MATTERHORN, one of the best known mountains (14,782 ft.) in the Alps. It rises S.W. of the village of Zermatt, and on the frontier between Switzerland (canton of the Valais) and Italy. Though on the Swiss side it appears to be an isolated obelisk, it is really but the butt end of a ridge, while the Swiss slope is not nearly as steep or difficult as the grand terraced walls of the Italian slope. It was first conquered, after a number of attempts chiefly on the Italian side, on the 14th of July 1865, by Mr E. Whymper’s party, three members of which (Lord Francis Douglas, the Rev. C. Hudson and Mr Hadow) with the guide, Michel Croz, perished by a slip on the descent. Three days later it was scaled from the Italian side by a party of men from Val Tournanche. Nowadays it is frequently ascended in summer, especially from Zermatt.

MATTEUCCI, CARLO (1811–1868), Italian physicist, was born at Forlì on the 20th of June 1811. After attending the École Polytechnique at Paris, he became professor of physics successively at Bologna (1832), Ravenna (1837) and Pisa (1840). From 1847 he took an active part in politics, and in 1860 was chosen an Italian senator, at the same time becoming inspector-general of the Italian telegraph lines. Two years later he was minister of education. He died near Leghorn on the 25th of June 1868.

He was the author of four scientific treatises: Lezioni di fisica (2 vols., Pisa, 1841), Lezioni sui fenomeni fisicochimici dei corpi viventi (Pisa, 1844), Manuale di telegrafia elettrica (Pisa, 1850) and Cours spécial sur l’induction, le magnetisme de rotation, &c. (Paris, 1854). His numerous papers were published in the Annales de chimie et de physique (1829–1858); and most of them also appeared at the time in the Italian scientific journals. They relate almost entirely to electrical phenomena, such as the magnetic rotation of light, the action of gas batteries, the effects of torsion on magnetism, the polarization of electrodes, &c., sufficiently complete accounts of which are given in Wiedemann’s Galvanismus. Nine memoirs, entitled “Electro-Physiological Researches,” were published in the Philosophical Transactions, 1845–1860. See Bianchi’s Carlo Matteucci e l’Italia del suo tempo (Rome, 1874).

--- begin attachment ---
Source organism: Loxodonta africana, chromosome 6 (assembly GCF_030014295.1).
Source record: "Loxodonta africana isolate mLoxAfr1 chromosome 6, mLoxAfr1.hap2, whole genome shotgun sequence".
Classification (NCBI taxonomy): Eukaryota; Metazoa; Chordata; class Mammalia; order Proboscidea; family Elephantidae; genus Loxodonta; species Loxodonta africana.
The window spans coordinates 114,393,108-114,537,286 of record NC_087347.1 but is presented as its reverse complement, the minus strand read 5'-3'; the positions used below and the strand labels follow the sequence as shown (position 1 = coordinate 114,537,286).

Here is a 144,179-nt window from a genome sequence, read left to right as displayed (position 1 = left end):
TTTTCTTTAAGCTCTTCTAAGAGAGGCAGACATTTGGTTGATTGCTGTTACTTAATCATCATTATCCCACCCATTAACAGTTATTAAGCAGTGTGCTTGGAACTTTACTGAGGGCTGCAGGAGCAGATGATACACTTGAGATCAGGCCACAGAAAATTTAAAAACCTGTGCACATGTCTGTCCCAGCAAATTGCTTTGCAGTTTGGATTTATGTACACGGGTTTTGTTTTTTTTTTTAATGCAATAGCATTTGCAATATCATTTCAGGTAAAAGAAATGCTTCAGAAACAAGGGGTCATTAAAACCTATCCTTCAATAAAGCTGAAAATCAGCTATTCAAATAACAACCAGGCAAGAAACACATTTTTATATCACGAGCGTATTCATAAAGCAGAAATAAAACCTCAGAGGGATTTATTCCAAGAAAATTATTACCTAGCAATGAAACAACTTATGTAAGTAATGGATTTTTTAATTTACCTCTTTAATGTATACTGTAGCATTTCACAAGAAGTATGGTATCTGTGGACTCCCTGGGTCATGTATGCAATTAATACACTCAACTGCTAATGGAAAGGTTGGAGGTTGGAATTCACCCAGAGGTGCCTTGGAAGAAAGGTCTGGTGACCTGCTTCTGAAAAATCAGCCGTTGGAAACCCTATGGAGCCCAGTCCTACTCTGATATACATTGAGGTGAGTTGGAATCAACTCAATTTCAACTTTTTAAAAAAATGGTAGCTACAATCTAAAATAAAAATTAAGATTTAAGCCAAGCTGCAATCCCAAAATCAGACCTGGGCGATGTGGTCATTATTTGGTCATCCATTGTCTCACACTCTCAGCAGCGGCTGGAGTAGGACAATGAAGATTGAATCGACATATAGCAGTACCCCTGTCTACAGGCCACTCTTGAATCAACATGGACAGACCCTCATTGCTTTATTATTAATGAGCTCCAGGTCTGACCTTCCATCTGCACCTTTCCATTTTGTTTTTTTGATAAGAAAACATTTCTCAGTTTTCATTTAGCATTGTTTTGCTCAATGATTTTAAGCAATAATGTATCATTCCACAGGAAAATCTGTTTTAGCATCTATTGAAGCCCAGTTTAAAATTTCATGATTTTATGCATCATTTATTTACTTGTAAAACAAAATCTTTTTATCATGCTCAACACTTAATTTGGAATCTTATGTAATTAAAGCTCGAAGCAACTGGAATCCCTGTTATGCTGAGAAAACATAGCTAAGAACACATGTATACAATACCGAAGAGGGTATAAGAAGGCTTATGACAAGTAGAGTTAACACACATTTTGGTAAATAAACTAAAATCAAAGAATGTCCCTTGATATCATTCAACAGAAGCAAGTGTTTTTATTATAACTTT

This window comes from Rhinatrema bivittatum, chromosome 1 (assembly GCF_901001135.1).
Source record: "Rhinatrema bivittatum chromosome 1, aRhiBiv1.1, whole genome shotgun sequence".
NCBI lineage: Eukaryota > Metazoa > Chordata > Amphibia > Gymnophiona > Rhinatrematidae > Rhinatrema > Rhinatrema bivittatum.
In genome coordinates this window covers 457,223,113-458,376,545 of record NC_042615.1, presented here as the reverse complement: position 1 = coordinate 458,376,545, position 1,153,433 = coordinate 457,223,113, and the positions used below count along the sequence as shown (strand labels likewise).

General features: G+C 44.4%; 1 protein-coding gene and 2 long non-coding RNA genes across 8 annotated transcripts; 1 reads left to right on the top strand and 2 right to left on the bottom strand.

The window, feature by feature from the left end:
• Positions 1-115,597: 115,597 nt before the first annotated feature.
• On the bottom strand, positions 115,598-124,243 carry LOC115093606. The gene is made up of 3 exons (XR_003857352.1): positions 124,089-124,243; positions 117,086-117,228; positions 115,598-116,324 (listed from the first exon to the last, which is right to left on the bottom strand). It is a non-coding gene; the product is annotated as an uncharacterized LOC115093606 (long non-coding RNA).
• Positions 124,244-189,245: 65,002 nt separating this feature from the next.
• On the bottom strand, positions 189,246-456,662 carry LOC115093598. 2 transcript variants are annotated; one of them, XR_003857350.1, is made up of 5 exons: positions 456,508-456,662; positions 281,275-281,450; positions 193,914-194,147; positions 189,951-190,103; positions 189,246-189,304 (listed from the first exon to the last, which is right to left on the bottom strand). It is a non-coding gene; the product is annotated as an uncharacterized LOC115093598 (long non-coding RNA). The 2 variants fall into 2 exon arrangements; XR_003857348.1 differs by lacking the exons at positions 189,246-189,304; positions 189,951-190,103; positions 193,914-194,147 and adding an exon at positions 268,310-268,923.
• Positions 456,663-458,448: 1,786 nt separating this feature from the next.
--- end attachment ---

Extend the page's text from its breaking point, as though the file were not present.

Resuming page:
MATTHEW, ST (Μαθθαῖος or Ματθαῖος, probably a shortened form of the Hebrew equivalent to Theodorus), one of the twelve apostles, and the traditional author of the First Gospel, where he is described as having been a tax-gatherer or customs-officer (τελώνης, x. 3), in the service of the tetrarch Herod. The circumstances of his call to become a follower of Jesus, received as he sat in the “customs house” in one of the towns by the Sea of Galilee—apparently Capernaum (Mark ii. 1, 13), are briefly related in ix. 9. We should gather from the parallel narrative in Mark ii. 14, Luke v. 27, that he was at the time known as “Levi the son of Alphaeus” (compare Simon Cephas, Joseph Barnabas): if so, “James the son of Alphaeus” may have been his brother. Possibly “Matthew” (Yahweh’s gift) was his Christian surname, since two native names, neither being a patronymic, is contrary to Jewish usage. It must be noted, however, that Matthew and Levi were sometimes distinguished in early times, as by Heracleon (c. 170 A.D.), and more dubiously by Origen (c. Celsum, i. 62), also apparently in the Syriac Didascalia (sec. iii.), V. xiv. 14. It has generally been supposed, on the strength of Luke’s account (v. 29), that Matthew gave a feast in Jesus’ honour (like Zacchaeus, Luke xix. 6 seq.). But Mark (ii. 15), followed by Matthew (ix. 10), may mean that the meal in question was one in Jesus’ own home at Capernaum (cf. v. 1). In the lists of the Apostles given in the Synoptic Gospels and in Acts, Matthew ranks third or fourth in the second group of four—a fair index of his relative importance in the apostolic age. The only other facts related of Matthew on good authority concern him as Evangelist. Eusebius (H.E. iii. 24) says that he, like John, wrote only at the spur of necessity. “For Matthew, after preaching to Hebrews, when about to go also to others, committed to writing in his native tongue the Gospel that bears his name; and so by his writing supplied, for those whom he was leaving, the loss of his presence.” The value of this tradition, which may be based on Papias, who certainly reported that “Matthew compiled the Oracles (of the Lord) in Hebrew,” can be estimated only in connexion with the study of the Gospel itself (see below). No historical use can be made of the artificial story, in Sanhedrin 43a, that Matthew was condemned to death by a Jewish court (see Laihle, Christ in the Talmud, 71 seq.). According to the Gnostic Heracleon, quoted by Clement of Alexandria (Strom. iv. 9), Matthew died a natural death. The tradition as to his ascetic diet (in Clem. Alex. Paedag. ii. 16) maybe due to confusion with Matthias (cf. Mart. Matthaei, i.). The earliest legend as to his later labours, one of Syrian origin, places them in the Parthian kingdom, where it represents him as dying a natural death at Hierapolis (= Mabog on the Euphrates). This agrees with his legend as known to Ambrose and Paulinus of Nola, and is the most probable in itself. The legends which make him work with Andrew among the Anthropophagi near the Black Sea, or again in Ethiopia (Rufinus, and Socrates, H.E. i. 19), are due to confusion with Matthias, who from the first was associated in his Acts with Andrew (see M. Bonnet, Acta Apost. apocr., 1898, II. i. 65). Another